Hollmon v. Georgia

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Justia Opinion Summary

In 2004, the Georgia Supreme Court affirmed Stanley Hollmon's conviction for malice murder, and held his convictions for criminal attempt to commit armed robbery and felony murder had been vacated. More than a decade later, the trial court entered a sentence on the vacated criminal attempt count. Following that resentencing, in March 2018, Hollmon filed a motion for new trial seeking to raise claims that the indictment was defective and that trial counsel was ineffective for failing to raise the issue. Without specifying whether it was denying or dismissing that motion, the trial court applied the Supreme Court's holding in Walker-Madden v. Georgia, 804 SE2d 8 (2017), and ruled that Hollmon could not assert the claims because he should have raised them in his first appeal. Hollmon challenged that ruling. Because the trial court’s resentencing was a nullity, Hollmon was not permitted a motion for new trial from the resentencing. The Supreme Court construed the trial court’s ruling as a dismissal of Hollmon’s motion and affirmed. The Court vacated the trial court's sentencing order for want of jurisdiction.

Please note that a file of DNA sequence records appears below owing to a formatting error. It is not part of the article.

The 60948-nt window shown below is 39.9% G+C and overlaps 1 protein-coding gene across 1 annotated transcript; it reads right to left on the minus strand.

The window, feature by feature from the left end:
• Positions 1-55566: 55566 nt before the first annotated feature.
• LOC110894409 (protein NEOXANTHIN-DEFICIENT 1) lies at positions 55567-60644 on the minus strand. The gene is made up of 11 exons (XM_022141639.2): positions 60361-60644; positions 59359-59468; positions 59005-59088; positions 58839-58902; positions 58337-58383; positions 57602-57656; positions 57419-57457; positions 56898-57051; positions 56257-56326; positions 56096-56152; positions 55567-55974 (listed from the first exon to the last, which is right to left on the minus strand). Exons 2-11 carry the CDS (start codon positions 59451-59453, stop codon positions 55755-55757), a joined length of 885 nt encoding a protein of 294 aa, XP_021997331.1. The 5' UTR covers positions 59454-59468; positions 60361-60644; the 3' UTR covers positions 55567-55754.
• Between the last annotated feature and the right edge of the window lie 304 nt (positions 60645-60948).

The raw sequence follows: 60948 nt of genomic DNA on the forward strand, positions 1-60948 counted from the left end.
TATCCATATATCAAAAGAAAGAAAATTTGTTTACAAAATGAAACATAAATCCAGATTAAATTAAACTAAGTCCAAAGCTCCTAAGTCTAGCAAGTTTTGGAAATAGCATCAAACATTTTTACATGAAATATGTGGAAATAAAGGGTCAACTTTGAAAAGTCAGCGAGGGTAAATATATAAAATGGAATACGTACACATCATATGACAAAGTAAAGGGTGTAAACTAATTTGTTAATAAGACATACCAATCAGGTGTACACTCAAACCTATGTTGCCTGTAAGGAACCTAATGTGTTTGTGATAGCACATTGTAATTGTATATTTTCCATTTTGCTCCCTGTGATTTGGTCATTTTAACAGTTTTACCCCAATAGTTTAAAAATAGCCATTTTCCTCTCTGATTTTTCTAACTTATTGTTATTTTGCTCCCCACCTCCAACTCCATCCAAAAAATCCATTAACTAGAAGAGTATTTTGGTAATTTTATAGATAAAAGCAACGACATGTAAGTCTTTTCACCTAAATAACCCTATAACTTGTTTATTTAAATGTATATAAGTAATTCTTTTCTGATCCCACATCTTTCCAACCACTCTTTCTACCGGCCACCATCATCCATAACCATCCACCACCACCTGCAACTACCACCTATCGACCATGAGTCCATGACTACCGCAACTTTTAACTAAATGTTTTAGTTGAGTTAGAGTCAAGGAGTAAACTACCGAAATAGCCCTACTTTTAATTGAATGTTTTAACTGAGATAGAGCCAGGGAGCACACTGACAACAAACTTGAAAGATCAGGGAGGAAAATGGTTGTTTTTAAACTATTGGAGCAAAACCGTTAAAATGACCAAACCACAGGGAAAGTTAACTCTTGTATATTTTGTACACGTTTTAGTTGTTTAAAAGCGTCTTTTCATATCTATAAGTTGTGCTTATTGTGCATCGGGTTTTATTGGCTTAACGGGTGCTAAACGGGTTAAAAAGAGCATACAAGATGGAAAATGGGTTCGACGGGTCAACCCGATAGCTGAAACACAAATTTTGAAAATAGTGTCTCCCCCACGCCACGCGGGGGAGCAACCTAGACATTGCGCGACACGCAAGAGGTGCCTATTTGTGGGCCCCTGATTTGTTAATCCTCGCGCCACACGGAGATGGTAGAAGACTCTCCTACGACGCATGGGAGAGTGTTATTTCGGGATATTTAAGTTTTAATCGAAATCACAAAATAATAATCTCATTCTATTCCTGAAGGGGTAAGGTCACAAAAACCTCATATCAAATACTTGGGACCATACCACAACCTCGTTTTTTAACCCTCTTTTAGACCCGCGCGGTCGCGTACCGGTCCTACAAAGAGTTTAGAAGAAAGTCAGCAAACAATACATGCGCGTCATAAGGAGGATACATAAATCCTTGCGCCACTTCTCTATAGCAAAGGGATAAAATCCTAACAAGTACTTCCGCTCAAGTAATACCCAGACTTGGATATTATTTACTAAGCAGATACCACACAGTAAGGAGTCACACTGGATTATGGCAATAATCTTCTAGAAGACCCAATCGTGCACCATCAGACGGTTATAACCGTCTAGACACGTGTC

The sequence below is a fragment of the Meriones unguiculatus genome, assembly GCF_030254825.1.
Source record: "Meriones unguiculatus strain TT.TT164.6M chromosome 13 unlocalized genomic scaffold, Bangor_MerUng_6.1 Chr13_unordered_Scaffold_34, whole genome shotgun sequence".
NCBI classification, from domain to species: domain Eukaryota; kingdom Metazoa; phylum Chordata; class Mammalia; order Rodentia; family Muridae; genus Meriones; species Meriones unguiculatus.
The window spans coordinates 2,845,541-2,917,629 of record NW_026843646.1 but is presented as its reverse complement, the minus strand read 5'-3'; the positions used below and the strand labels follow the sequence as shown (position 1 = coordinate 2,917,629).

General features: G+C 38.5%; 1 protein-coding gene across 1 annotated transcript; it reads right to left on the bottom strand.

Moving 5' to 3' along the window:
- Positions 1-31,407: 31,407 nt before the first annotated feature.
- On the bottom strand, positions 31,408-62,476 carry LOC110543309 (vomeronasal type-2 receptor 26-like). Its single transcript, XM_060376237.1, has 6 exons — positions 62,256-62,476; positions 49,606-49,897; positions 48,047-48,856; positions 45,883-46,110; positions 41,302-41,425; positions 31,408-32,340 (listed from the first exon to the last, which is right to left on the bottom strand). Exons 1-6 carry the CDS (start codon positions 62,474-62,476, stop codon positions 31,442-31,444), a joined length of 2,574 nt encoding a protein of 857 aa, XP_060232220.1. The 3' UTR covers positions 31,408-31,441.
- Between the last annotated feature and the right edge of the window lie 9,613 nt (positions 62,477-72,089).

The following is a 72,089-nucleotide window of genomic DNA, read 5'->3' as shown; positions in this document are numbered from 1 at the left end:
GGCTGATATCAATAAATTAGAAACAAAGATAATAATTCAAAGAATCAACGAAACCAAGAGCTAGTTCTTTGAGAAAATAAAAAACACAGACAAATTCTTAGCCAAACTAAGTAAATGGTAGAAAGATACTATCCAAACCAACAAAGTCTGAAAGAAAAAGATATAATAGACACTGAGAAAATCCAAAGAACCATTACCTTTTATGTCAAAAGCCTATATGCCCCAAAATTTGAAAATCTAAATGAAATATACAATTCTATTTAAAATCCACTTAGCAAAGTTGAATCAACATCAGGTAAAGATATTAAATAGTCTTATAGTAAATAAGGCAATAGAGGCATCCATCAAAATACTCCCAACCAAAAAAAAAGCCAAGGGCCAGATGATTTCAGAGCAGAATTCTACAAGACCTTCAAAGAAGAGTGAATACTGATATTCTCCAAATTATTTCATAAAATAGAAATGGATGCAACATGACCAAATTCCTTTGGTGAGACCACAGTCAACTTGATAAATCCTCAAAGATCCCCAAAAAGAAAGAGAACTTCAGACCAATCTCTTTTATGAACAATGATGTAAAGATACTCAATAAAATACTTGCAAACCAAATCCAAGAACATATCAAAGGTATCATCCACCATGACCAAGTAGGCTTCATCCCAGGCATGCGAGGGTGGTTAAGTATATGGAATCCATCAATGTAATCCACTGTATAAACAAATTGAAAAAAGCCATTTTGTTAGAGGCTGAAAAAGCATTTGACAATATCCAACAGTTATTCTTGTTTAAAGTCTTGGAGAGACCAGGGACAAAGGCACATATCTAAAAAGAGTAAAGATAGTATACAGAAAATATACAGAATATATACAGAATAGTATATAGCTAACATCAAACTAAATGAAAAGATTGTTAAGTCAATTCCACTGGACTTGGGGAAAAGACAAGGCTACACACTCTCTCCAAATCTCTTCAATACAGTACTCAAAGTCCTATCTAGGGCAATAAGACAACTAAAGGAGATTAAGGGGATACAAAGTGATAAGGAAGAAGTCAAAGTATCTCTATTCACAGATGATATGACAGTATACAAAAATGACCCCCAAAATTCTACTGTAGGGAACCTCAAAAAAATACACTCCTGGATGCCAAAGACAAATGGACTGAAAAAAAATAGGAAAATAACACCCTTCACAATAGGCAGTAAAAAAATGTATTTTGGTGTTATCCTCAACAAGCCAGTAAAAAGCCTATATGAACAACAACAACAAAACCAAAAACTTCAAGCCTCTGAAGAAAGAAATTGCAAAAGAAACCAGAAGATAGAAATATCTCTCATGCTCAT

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In the Supreme Court of Georgia Decided: February 4, 2019 S18A1464. HOLLMON v. THE STATE. PETERSON, Justice. In 2004, we affirmed Stanley Hollmon’s malice murder conviction and held that his convictions for criminal attempt to commit armed robbery and felony murder had been vacated. See Hollomon (sic) v. State, 278 Ga. 143 (598 SE2d 498) (2004) (“Hollmon I”). More than a decade later, the trial court entered a sentence on the vacated criminal attempt count. Following that resentencing, in March 2018, Hollmon filed a motion for new trial seeking to raise claims that the indictment was defective and that trial counsel was ineffective for failing to raise the issue. Without specifying whether it was denying or dismissing that motion, the trial court applied our holding in Walker-Madden v. State, 301 Ga. 744, 745 (804 SE2d 8) (2017), and ruled that Hollmon could not assert the claims because he should have raised them in his first appeal. Hollmon now challenges that ruling. But because the trial court’s resentencing was a nullity, Hollmon was not permitted a motion for new trial from the resentencing. We construe the trial court’s ruling as a dismissal of Hollmon’s motion and affirm, and vacate the trial court’s sentencing order. 1. The trial court lacked authority to “resentence” Hollmon. In affirming Hollmon’s murder conviction in Hollmon I, we observed that his convictions for felony murder and criminal attempt were vacated as a matter of law. See Hollmon I, 278 Ga. at 143 n.1 (citing Malcolm v. State, 263 Ga. 369 (434 SE2d 479) (1993)). According to our holding, Hollmon was not convicted of felony murder or criminal attempt, and the trial court lacked authority to change that result under the law of the case doctrine. That doctrine provides that holdings of the Supreme Court or the Court of Appeals in a case shall be binding in all subsequent proceedings in that case in the lower court and in the Supreme Court or the Court of Appeals. OCGA § 911-60 (h). It is well-established that the law of the case doctrine applies to holdings by appellate courts in criminal cases. See, e.g., McDonald v. State, Ga. , (1) ( SE2d ) (2019 WL 272692) (Case No. S18A1357, decided Jan. 22, 2019); Roulain v. Martin, 266 Ga. 353, 354 (1) (466 SE2d 837) (1996). Our holding that Hollmon had not been convicted of felony murder or 2 criminal attempt was law of the case, and the trial court was precluded from revisiting it. See Roulain, 266 Ga. at 354 (1) (under the law of the case, “[t]he habeas court had no authority to consider whether this [C]ourt erred in its disposition of Martin’s appeal.”). Hollmon makes several arguments in an attempt to bypass the application of the law of the case doctrine. First, he argues that we were mistaken to vacate his criminal attempt conviction in Hollmon I. Second, he argues that we ought to declare our opinion in Hollmon I a nullity because we lacked jurisdiction over the case due to the trial court’s purported failure to enter discrete sentences on each count, and thus a final judgment was not entered until the 2018 resentencing. See, e.g., Keller v. State, 275 Ga. 680, 681 (571 SE2d 806) (2002) (“[W]hen multiple counts of an indictment are tried together and the trial court does not enter a written sentence on one or more counts, the case is still pending in the trial court and is not a final judgment under OCGA § 5-6-34 (a) (1).”). Both of these arguments rest on the premise that Hollmon’s convictions were not vacated prior to our disposition of Hollmon I. But our opinion made clear that they were. 3 If we had vacated certain convictions — as opposed to the convictions already being vacated by operation of law — our judgment line would have reflected such an action, but we simply affirmed in Hollmon I. Compare Atkinson v. State, 301 Ga. 518 (801 SE2d 833) (2017) (judgment line vacating in part due to merger error). Even if we were wrong to conclude that the convictions were vacated by operation of law, our determination still controlled and precluded the trial court from sentencing him on the vacated counts. See Hicks v. McGee, 289 Ga. 573, 578 (2) (713 SE2d 841) (2011) (the law of the case applies “despite all contentions that prior rulings in the matter are erroneous” (citation omitted)). Moreover, Hollmon cites no authority that allows a trial court to enter a new sentence on a vacated count, and we could find none. As a result, the trial court was without authority to enter its February 2018 sentence on the criminal attempt count, and that sentencing order is hereby vacated. 2. Hollmon’s motion for new trial was a nullity. Because the trial court lacked authority to sentence Hollmon on the vacated criminal attempt count, Hollmon’s motion for new trial was a nullity. A defendant who, like Hollmon, has had a conviction affirmed on direct appeal 4 may “gain further appellate review of the judgment of conviction [only] by filing an extraordinary motion for new trial or a petition for writ of habeas corpus.” Richards v. State, 275 Ga. 190, 191 n.1 (563 SE2d 856) (2002). But the errors Hollmon seeks to raise — that the indictment was defective and trial counsel was ineffective for failing to raise the challenge — could have been asserted in his first appeal and thus cannot form the basis for an extraordinary motion for new trial. See Goodwin v. State, 240 Ga. 605 (242 SE2d 119) (1978) (errors that could have been discovered through exercise of due diligence cannot form the basis of an extraordinary motion for new trial); see also State v. Smith, 276 Ga. 14, 15 (1) (573 SE2d 64) (2002) (ineffectiveness claim that could have been asserted earlier cannot form the basis of an extraordinary motion for new trial), disapproved of on other grounds by Wilkes v. Terry, 290 Ga. 54, 55-56 (717 SE2d 644) (2011). And Hollmon’s pleading cannot be considered a habeas corpus petition because, as a prisoner in a state facility, he was required to file such a petition in the superior court of the county of his incarceration, which he did not do. See OCGA § 9-14-43. Therefore, we affirm the trial court’s dismissal of his motion. Judgment affirmed in part and vacated in part. All the Justices concur. 5